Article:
So you want to be a scientist. A scientist is an inquisitor, a person who researches, acquires knowledges and passes it on…teaches, transmits, tests. I started my journey toward scientist-ness as a sophomore in college… In those days, I skipped down the hallways full of hope, stars in my eyes, wonder in my mind. There were so many possibilities. Research I conducted led me to new ideas, new challenges, and my brain was stretched and scrunched and squeezed and pulled in every direction. College research was exciting. It was a brand of work that relied on the simplest ideas with the most basic tools and the most clever manipulations and applications. We had limited resources, but I readily took advantage of them with my ideas.
I started graduate school in awe of my predecessors and hoping for a continuation of the mental marathon I had run through college – hoping for that sense of pride and accomplishment in the work I was doing. Instead, after running for two hours, I felt that I was left with no water, no food to fuel me, and eventually the path I was on led me to a cliff.
To the left is a dense tangle of prickly bushes. To the right is a parachute being guarded by a rattlesnake.
I don’t mean to say that I am in a hostile environment under the guidance of poor mentors. But rather, the match wasn’t right for me. I needed to be challenged, told I was wrong every so often, given feedback, given more direct support and guidance related to the quality of my research. Instead I was given a vast amount of freedom, emotional support, and little feedback on the quality of my work.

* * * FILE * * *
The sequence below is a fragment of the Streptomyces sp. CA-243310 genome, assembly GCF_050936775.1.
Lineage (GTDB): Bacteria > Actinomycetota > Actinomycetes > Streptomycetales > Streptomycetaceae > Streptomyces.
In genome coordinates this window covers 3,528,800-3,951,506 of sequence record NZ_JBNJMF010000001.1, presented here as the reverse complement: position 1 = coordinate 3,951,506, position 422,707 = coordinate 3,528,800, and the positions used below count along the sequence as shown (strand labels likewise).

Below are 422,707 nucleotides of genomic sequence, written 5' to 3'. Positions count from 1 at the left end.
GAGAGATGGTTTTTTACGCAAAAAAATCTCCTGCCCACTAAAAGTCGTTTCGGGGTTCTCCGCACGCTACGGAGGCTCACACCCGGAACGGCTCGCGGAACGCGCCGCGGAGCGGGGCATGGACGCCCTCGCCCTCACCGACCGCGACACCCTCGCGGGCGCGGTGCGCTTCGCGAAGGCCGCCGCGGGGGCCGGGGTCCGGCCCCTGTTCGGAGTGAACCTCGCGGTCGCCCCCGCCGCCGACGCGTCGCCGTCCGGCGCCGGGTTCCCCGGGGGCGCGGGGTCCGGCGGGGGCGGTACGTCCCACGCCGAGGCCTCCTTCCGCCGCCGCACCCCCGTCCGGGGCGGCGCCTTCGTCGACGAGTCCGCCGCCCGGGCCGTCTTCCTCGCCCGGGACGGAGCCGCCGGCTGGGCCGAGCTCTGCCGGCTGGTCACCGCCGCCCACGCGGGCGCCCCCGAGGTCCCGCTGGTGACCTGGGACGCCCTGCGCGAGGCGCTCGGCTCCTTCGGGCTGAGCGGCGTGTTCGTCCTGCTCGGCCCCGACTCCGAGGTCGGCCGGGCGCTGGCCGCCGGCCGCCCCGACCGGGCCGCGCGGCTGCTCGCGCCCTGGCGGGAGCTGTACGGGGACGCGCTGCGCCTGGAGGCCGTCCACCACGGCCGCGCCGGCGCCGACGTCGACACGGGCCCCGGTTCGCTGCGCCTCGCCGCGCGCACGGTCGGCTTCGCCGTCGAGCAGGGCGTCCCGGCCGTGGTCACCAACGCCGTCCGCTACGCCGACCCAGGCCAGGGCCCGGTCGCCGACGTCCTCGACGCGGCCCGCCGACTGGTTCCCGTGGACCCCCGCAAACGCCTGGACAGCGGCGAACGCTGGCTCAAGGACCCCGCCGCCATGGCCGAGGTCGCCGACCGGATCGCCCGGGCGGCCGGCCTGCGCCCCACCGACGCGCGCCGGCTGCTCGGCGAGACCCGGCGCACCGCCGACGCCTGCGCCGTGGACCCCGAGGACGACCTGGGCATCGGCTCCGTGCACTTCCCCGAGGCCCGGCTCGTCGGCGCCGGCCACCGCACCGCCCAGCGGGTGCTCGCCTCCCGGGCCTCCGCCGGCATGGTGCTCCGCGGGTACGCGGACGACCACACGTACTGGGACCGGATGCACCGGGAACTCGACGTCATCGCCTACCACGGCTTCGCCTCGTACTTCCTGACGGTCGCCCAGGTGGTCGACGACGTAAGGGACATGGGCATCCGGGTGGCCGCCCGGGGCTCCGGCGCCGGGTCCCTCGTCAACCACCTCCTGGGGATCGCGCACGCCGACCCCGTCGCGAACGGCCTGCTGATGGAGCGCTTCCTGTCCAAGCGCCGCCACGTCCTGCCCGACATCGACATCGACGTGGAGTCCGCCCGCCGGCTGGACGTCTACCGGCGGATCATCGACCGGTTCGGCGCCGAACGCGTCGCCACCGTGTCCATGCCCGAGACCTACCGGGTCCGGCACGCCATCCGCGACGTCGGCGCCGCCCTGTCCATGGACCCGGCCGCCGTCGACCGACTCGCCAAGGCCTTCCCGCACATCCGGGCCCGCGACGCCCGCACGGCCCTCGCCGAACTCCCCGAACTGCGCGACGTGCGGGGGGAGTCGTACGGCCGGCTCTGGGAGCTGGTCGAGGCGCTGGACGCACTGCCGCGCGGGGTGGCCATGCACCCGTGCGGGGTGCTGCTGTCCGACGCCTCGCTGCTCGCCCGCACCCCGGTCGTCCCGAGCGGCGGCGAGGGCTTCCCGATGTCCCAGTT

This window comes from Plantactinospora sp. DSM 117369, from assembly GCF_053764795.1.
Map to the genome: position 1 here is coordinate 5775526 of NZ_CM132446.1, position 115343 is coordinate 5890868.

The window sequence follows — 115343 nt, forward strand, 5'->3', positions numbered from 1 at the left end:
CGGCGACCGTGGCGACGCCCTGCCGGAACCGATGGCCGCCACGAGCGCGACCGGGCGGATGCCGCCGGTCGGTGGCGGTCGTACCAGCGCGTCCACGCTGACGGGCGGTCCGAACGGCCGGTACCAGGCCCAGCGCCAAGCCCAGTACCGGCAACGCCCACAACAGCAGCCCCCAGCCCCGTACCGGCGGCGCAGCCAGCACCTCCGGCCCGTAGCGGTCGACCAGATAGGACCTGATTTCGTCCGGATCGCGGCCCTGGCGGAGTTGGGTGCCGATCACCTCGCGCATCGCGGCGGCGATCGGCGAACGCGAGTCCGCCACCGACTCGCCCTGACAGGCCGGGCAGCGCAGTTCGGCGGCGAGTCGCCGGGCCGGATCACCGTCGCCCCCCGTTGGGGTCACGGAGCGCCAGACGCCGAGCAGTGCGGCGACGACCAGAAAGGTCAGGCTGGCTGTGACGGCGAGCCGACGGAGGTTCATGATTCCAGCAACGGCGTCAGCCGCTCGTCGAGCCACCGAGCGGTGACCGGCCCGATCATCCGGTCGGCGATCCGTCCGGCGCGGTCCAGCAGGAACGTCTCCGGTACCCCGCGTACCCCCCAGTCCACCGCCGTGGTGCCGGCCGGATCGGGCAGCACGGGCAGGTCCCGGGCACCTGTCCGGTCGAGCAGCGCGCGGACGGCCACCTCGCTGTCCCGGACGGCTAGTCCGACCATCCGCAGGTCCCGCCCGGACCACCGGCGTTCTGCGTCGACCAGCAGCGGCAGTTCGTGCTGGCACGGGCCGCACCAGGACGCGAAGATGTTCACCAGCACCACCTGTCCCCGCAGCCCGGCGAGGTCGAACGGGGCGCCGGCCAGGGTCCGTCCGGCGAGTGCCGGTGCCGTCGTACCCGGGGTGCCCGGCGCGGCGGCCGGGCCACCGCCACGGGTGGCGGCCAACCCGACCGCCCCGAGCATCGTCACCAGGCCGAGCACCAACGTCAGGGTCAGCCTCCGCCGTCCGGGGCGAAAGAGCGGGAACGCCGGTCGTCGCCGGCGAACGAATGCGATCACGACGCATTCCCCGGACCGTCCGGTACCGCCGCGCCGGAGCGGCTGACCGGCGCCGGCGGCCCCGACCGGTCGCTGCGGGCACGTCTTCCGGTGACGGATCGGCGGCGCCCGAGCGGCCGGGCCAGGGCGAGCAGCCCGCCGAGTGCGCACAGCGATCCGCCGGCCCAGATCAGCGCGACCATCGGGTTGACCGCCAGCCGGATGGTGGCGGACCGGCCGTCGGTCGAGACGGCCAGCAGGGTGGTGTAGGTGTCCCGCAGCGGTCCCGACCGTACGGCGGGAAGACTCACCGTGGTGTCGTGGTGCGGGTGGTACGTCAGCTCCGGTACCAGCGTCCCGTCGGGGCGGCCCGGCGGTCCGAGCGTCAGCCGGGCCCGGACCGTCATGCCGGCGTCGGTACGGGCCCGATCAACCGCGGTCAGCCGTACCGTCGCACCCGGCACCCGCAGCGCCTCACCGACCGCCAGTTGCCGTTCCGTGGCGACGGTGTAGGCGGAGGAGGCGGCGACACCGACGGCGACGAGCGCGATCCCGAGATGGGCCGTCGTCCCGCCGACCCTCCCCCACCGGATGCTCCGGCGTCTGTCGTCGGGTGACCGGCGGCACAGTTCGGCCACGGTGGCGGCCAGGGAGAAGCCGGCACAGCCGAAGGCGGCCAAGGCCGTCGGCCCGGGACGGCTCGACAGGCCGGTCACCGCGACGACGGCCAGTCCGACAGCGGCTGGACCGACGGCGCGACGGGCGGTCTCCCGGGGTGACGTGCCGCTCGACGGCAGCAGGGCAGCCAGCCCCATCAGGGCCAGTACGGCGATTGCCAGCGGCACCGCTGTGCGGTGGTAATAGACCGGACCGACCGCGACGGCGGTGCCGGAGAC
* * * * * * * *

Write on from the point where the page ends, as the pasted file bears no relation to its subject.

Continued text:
I don’t mean to say that I haven’t been successful by some standards. I’ve published two first author papers, with another submitted. I’ve taught several courses independently while still working on my Ph.D. I am making progress (albeit slow and with little feedback) on my thesis work. I’ve applied for grants (albeit unsuccessfully for the most part), I’ve participated in outreach and committee work. I have many experiences.
And yet, I don’t feel a sense of accomplishment. I don’t look at my published journal articles with pride. Rather, I hope that they go undiscovered. Unread. Missed by the public eye. Because I see flaws in them. I see the ways in which they could have been better. Ways in which they could have been better that I didn’t have the tools or skills to apply. Ways they could have been better that I would have expected someone to push me toward….new applications or twists of the mind that I didn’t have the skills to do myself.
I’ve taught myself a tremendous amount and learned from many people. But learning does not equate to being challenged or pushed or geared or guided or tested or tried. Learning may mean adapting, but it doesn’t always mean paradigm shifts or dramatic improvements in my way of understanding science.
And as I start applying for jobs and interviewing, I wonder, am I qualified? Do I have the necessary skills to be a college professor? Does what my CV show reflect my ability?
And that leads to…am I sure that is what I want to do? Do I have the energy? The knowledge base? The skills to pass on to my own students?
And then to…what has my training prepared me for? What would I be best at? What would I enjoy most?
So, I wanted to be a scientist; it’s what I trained for. But I haven’t quite figured out what that means for me yet.
I guess I could find a way to cut through the prickly bushes to the left of me. To create a path that would likely lead to cuts and scraps and misery. I could turn back, find something a little easier and more manageable that I know I’d excel at. Or I could face fears and try something new? Test myself by putting myself in the uncomfortable situation of not knowing what my future holds.